In 2015, Mozilla announced that they were working with Chromium, Edge and Webkit to create a new standard called WebAssembly.
Why a new standard? Performance was a key motivation:
Overall, there are plenty of things to like about all this:
- The binary format will allow it be smaller over the wire, thus reducing time for the network request.
- The fact that it’s compiled will save the browser time upfront since it will not need to parse it.
- The human-editable text format will allow developers to write, view, and debug the code by hand.
- Programs written in other languages (C, C++, Rust, etc.) can target the web by being compiled to WebAssembly.
- And, there’s buy-in and involvement from all the major browser groups. It’s already shipped in Edge, Firefox, Safari (including iOS Safari), and has over 74% support globally.
Since there are performance benefits to be gained, and plenty of support for this new standard, when does it make sense to use WebAssembly?
Video games are a prime example where WebAssembly could be, and is already becoming, extremely useful. Virtual reality and augmented reality are also clear use cases, as are audio and video streaming and editing. In many of these cases, there are already codebases written in other languages that could compile to WebAssembly, and thus bring native performance to the web.
Although it’s possible to write WebAssembly by hand, it’s unlikely that this will be done much on larger codebases. Rather, the goal with the standard was to provide a compilation target, allowing other languages access to the web platform.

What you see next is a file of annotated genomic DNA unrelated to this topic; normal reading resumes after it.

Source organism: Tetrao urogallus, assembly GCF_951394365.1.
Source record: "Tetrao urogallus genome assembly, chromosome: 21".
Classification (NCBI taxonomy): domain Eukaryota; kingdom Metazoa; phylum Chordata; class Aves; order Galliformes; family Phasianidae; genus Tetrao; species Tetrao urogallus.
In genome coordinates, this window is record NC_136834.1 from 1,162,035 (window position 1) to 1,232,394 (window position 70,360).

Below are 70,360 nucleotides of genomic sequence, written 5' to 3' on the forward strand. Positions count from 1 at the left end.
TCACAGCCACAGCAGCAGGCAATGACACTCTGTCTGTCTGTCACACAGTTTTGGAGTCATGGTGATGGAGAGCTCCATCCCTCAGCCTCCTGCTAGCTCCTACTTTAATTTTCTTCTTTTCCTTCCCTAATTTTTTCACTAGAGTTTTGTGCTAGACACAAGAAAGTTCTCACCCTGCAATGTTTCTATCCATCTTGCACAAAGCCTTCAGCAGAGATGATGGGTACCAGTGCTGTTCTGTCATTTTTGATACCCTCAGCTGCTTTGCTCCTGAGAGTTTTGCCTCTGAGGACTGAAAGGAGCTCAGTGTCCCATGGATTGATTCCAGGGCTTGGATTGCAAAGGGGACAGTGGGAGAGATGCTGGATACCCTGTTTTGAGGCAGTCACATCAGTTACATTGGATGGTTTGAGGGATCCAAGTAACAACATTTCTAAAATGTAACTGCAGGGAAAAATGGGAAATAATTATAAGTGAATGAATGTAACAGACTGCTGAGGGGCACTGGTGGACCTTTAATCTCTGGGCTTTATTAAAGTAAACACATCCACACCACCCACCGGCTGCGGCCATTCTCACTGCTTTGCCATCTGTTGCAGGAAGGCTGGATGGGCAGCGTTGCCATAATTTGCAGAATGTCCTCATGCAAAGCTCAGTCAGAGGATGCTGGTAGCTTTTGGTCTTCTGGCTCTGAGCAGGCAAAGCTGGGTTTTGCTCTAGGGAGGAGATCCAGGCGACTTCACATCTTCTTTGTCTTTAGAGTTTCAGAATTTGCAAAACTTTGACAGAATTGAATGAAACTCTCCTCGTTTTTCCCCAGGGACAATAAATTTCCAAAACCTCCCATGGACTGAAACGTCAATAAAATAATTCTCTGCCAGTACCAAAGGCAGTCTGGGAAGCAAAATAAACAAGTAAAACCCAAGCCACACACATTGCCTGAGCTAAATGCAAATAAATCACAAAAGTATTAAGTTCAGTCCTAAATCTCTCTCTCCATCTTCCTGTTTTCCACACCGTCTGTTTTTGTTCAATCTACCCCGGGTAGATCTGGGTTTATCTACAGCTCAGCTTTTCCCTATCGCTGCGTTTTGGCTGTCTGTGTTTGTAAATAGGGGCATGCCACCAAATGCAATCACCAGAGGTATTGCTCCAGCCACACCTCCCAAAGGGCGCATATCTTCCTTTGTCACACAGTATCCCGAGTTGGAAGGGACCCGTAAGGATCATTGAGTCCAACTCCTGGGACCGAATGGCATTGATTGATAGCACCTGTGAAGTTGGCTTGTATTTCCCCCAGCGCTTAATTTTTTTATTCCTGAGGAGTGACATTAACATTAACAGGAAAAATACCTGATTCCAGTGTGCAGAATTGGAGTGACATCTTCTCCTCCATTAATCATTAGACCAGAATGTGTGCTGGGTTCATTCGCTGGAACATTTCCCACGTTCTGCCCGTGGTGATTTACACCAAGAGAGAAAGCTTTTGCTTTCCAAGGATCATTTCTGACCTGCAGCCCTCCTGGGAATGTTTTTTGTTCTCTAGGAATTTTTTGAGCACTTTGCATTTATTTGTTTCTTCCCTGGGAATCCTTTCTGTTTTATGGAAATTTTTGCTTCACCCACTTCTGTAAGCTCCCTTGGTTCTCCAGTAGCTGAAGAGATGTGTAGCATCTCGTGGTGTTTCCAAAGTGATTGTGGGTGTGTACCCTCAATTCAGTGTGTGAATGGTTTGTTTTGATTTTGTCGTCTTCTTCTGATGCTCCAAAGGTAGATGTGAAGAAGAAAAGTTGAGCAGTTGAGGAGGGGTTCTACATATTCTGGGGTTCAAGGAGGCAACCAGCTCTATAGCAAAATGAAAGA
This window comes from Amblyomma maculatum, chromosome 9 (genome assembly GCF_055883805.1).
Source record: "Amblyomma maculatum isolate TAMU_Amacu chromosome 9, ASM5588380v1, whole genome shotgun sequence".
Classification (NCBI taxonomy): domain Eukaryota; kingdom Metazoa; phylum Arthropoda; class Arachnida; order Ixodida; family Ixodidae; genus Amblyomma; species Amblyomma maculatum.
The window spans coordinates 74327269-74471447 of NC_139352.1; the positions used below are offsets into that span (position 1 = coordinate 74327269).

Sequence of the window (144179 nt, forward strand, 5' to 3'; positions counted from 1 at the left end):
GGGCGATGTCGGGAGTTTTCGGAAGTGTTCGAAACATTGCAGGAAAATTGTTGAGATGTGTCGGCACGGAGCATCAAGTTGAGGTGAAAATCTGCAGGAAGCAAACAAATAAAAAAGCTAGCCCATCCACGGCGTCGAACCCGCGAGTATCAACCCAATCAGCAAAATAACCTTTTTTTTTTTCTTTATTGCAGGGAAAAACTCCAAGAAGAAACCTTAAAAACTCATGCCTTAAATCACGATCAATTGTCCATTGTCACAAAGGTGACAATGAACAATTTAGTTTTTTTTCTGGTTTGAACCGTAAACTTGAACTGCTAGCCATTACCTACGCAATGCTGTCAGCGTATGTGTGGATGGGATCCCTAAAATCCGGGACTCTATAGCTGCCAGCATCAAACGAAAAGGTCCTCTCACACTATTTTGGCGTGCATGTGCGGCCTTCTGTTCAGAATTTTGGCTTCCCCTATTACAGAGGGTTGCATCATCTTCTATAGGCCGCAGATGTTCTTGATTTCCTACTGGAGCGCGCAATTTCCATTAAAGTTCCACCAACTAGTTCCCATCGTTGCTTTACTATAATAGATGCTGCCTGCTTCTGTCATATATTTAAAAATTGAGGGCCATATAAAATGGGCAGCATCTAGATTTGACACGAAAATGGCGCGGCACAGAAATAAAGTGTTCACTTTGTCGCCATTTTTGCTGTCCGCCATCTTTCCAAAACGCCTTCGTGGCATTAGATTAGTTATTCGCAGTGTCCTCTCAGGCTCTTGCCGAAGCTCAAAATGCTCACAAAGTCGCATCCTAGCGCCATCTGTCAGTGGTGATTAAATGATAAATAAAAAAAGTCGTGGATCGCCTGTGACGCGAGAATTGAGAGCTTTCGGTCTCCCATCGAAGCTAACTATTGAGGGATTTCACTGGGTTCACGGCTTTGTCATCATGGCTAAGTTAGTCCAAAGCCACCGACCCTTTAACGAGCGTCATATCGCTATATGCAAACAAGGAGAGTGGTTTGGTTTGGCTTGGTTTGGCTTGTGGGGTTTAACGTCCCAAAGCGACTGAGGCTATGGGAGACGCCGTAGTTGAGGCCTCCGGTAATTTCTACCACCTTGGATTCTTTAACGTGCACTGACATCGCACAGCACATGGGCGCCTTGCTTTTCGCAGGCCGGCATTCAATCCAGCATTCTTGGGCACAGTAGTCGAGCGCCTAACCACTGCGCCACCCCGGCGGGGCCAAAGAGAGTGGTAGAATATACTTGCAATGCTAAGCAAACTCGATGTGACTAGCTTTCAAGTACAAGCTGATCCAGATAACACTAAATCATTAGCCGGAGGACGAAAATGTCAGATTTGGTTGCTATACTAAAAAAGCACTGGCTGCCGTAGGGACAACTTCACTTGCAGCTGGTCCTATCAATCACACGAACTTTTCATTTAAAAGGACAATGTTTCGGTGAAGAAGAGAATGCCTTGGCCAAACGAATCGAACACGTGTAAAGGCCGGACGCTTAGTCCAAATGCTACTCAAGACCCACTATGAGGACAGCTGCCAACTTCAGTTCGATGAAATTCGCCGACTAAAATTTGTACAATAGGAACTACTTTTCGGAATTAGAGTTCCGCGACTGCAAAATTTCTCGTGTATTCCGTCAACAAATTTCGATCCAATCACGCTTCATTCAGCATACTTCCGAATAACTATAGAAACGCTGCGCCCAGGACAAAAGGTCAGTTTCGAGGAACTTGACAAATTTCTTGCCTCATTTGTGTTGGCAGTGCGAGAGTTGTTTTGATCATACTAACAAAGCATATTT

There are several things I like about what I’m seeing. In addition to the performance gains, I was especially pleased to see 1) the human readable text format as part of the standard; and 2) the effort to integrate as well as possible into the existing web platform.
As a web developer, the ability to View Source has been extraordinarily helpful over the years, and one of the things I like about the web. Knowing that WebAssembly is opening up the web as a target for more languages, but doing so in an open way that still allows developers to look under the hood, is great.
If you’re interested in learning more, here are some places you can start:
WebAssembly on MDN – As typical, the MDN web docs provide plenty of useful guides and reference material.
Awesome Wasm – An extensive list of resources, and other things, related to WebAssembly.